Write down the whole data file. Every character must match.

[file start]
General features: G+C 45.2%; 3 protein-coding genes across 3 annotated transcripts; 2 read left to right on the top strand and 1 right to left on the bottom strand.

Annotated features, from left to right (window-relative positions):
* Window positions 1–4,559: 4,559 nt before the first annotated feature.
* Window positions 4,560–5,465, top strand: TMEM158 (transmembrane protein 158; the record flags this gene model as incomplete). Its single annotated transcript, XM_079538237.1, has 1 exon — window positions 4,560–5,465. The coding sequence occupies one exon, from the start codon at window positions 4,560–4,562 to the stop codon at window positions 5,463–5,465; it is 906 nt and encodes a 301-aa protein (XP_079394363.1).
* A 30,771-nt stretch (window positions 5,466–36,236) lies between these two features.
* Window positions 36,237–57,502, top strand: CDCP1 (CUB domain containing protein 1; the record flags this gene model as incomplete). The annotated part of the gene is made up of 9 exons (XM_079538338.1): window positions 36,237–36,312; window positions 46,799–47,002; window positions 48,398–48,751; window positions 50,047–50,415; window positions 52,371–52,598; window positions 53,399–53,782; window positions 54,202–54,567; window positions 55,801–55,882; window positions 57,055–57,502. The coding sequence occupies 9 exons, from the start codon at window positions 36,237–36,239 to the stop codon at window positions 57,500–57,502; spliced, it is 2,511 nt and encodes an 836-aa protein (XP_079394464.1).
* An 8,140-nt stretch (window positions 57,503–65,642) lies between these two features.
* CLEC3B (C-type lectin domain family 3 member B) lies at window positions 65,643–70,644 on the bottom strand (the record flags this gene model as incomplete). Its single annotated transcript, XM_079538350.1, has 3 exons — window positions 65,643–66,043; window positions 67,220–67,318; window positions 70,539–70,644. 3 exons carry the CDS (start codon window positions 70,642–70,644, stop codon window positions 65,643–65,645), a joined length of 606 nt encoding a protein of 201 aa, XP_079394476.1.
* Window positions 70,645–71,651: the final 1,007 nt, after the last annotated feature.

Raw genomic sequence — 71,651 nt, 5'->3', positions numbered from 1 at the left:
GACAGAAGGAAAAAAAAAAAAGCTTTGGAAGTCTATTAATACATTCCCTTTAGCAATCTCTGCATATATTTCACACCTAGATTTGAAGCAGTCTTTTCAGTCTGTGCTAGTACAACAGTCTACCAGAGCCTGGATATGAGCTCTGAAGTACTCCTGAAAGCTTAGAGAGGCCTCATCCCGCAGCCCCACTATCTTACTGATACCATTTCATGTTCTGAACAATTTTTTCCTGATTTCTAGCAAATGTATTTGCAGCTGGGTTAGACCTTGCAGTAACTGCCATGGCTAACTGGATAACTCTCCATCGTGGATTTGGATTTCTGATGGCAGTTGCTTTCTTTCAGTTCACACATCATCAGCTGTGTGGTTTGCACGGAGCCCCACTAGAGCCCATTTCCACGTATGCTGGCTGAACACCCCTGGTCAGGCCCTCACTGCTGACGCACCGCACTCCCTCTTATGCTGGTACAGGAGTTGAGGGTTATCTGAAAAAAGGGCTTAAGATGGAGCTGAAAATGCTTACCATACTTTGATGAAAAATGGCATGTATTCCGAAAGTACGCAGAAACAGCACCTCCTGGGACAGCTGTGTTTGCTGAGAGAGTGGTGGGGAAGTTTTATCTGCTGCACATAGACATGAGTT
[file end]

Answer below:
General features: G+C 45.2%; 3 protein-coding genes across 3 annotated transcripts; 2 read left to right on the top strand and 1 right to left on the bottom strand.

Annotated features, from left to right (window-relative positions):
* Window positions 1–4,559: 4,559 nt before the first annotated feature.
* Window positions 4,560–5,465, top strand: TMEM158 (transmembrane protein 158; the record flags this gene model as incomplete). Its single annotated transcript, XM_079538237.1, has 1 exon — window positions 4,560–5,465. The coding sequence occupies one exon, from the start codon at window positions 4,560–4,562 to the stop codon at window positions 5,463–5,465; it is 906 nt and encodes a 301-aa protein (XP_079394363.1).
* A 30,771-nt stretch (window positions 5,466–36,236) lies between these two features.
* Window positions 36,237–57,502, top strand: CDCP1 (CUB domain containing protein 1; the record flags this gene model as incomplete). The annotated part of the gene is made up of 9 exons (XM_079538338.1): window positions 36,237–36,312; window positions 46,799–47,002; window positions 48,398–48,751; window positions 50,047–50,415; window positions 52,371–52,598; window positions 53,399–53,782; window positions 54,202–54,567; window positions 55,801–55,882; window positions 57,055–57,502. The coding sequence occupies 9 exons, from the start codon at window positions 36,237–36,239 to the stop codon at window positions 57,500–57,502; spliced, it is 2,511 nt and encodes an 836-aa protein (XP_079394464.1).
* An 8,140-nt stretch (window positions 57,503–65,642) lies between these two features.
* CLEC3B (C-type lectin domain family 3 member B) lies at window positions 65,643–70,644 on the bottom strand (the record flags this gene model as incomplete). Its single annotated transcript, XM_079538350.1, has 3 exons — window positions 65,643–66,043; window positions 67,220–67,318; window positions 70,539–70,644. 3 exons carry the CDS (start codon window positions 70,642–70,644, stop codon window positions 65,643–65,645), a joined length of 606 nt encoding a protein of 201 aa, XP_079394476.1.
* Window positions 70,645–71,651: the final 1,007 nt, after the last annotated feature.

Raw genomic sequence — 71,651 nt, 5'->3', positions numbered from 1 at the left:
GACAGAAGGAAAAAAAAAAAAGCTTTGGAAGTCTATTAATACATTCCCTTTAGCAATCTCTGCATATATTTCACACCTAGATTTGAAGCAGTCTTTTCAGTCTGTGCTAGTACAACAGTCTACCAGAGCCTGGATATGAGCTCTGAAGTACTCCTGAAAGCTTAGAGAGGCCTCATCCCGCAGCCCCACTATCTTACTGATACCATTTCATGTTCTGAACAATTTTTTCCTGATTTCTAGCAAATGTATTTGCAGCTGGGTTAGACCTTGCAGTAACTGCCATGGCTAACTGGATAACTCTCCATCGTGGATTTGGATTTCTGATGGCAGTTGCTTTCTTTCAGTTCACACATCATCAGCTGTGTGGTTTGCACGGAGCCCCACTAGAGCCCATTTCCACGTATGCTGGCTGAACACCCCTGGTCAGGCCCTCACTGCTGACGCACCGCACTCCCTCTTATGCTGGTACAGGAGTTGAGGGTTATCTGAAAAAAGGGCTTAAGATGGAGCTGAAAATGCTTACCATACTTTGATGAAAAATGGCATGTATTCCGAAAGTACGCAGAAACAGCACCTCCTGGGACAGCTGTGTTTGCTGAGAGAGTGGTGGGGAAGTTTTATCTGCTGCACATAGACATGAGTT